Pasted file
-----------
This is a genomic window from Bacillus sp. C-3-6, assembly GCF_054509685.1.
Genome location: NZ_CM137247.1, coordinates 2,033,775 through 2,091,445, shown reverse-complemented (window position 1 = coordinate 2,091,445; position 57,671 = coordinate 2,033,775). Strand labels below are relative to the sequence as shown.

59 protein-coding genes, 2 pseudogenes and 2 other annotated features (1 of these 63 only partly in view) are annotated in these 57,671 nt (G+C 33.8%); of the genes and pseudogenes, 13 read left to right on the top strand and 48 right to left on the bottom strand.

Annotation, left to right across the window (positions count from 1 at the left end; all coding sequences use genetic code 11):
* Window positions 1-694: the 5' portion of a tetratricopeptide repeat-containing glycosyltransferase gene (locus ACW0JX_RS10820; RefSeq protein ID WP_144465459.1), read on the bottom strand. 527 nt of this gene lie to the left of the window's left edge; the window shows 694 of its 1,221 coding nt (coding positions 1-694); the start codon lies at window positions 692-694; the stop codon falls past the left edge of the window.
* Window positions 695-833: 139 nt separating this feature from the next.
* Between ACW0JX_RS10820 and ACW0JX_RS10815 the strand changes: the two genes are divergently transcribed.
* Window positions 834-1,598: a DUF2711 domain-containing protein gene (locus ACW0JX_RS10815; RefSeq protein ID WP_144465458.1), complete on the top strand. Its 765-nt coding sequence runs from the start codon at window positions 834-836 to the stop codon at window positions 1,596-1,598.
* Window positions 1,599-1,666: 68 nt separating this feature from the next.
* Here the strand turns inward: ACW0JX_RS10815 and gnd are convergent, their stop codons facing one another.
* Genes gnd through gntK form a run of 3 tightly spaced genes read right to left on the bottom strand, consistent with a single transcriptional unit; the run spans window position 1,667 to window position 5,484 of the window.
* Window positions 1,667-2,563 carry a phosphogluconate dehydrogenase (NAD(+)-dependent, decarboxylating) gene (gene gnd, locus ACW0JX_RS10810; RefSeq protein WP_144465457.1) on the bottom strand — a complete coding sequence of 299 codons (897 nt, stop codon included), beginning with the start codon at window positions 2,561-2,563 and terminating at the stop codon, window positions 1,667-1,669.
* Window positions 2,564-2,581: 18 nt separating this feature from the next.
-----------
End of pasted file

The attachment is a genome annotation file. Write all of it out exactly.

This is a genomic window from Bacillus sp. C-3-6, assembly GCF_054509685.1.
Genome location: NZ_CM137247.1, coordinates 2,033,775 through 2,091,445, shown reverse-complemented (window position 1 = coordinate 2,091,445; position 57,671 = coordinate 2,033,775). Strand labels below are relative to the sequence as shown.

59 protein-coding genes, 2 pseudogenes and 2 other annotated features (1 of these 63 only partly in view) are annotated in these 57,671 nt (G+C 33.8%); of the genes and pseudogenes, 13 read left to right on the top strand and 48 right to left on the bottom strand.

Annotation, left to right across the window (positions count from 1 at the left end; all coding sequences use genetic code 11):
* Window positions 1-694: the 5' portion of a tetratricopeptide repeat-containing glycosyltransferase gene (locus ACW0JX_RS10820; RefSeq protein ID WP_144465459.1), read on the bottom strand. 527 nt of this gene lie to the left of the window's left edge; the window shows 694 of its 1,221 coding nt (coding positions 1-694); the start codon lies at window positions 692-694; the stop codon falls past the left edge of the window.
* Window positions 695-833: 139 nt separating this feature from the next.
* Between ACW0JX_RS10820 and ACW0JX_RS10815 the strand changes: the two genes are divergently transcribed.
* Window positions 834-1,598: a DUF2711 domain-containing protein gene (locus ACW0JX_RS10815; RefSeq protein ID WP_144465458.1), complete on the top strand. Its 765-nt coding sequence runs from the start codon at window positions 834-836 to the stop codon at window positions 1,596-1,598.
* Window positions 1,599-1,666: 68 nt separating this feature from the next.
* Here the strand turns inward: ACW0JX_RS10815 and gnd are convergent, their stop codons facing one another.
* Genes gnd through gntK form a run of 3 tightly spaced genes read right to left on the bottom strand, consistent with a single transcriptional unit; the run spans window position 1,667 to window position 5,484 of the window.
* Window positions 1,667-2,563 carry a phosphogluconate dehydrogenase (NAD(+)-dependent, decarboxylating) gene (gene gnd, locus ACW0JX_RS10810; RefSeq protein WP_144465457.1) on the bottom strand — a complete coding sequence of 299 codons (897 nt, stop codon included), beginning with the start codon at window positions 2,561-2,563 and terminating at the stop codon, window positions 1,667-1,669.
* Window positions 2,564-2,581: 18 nt separating this feature from the next.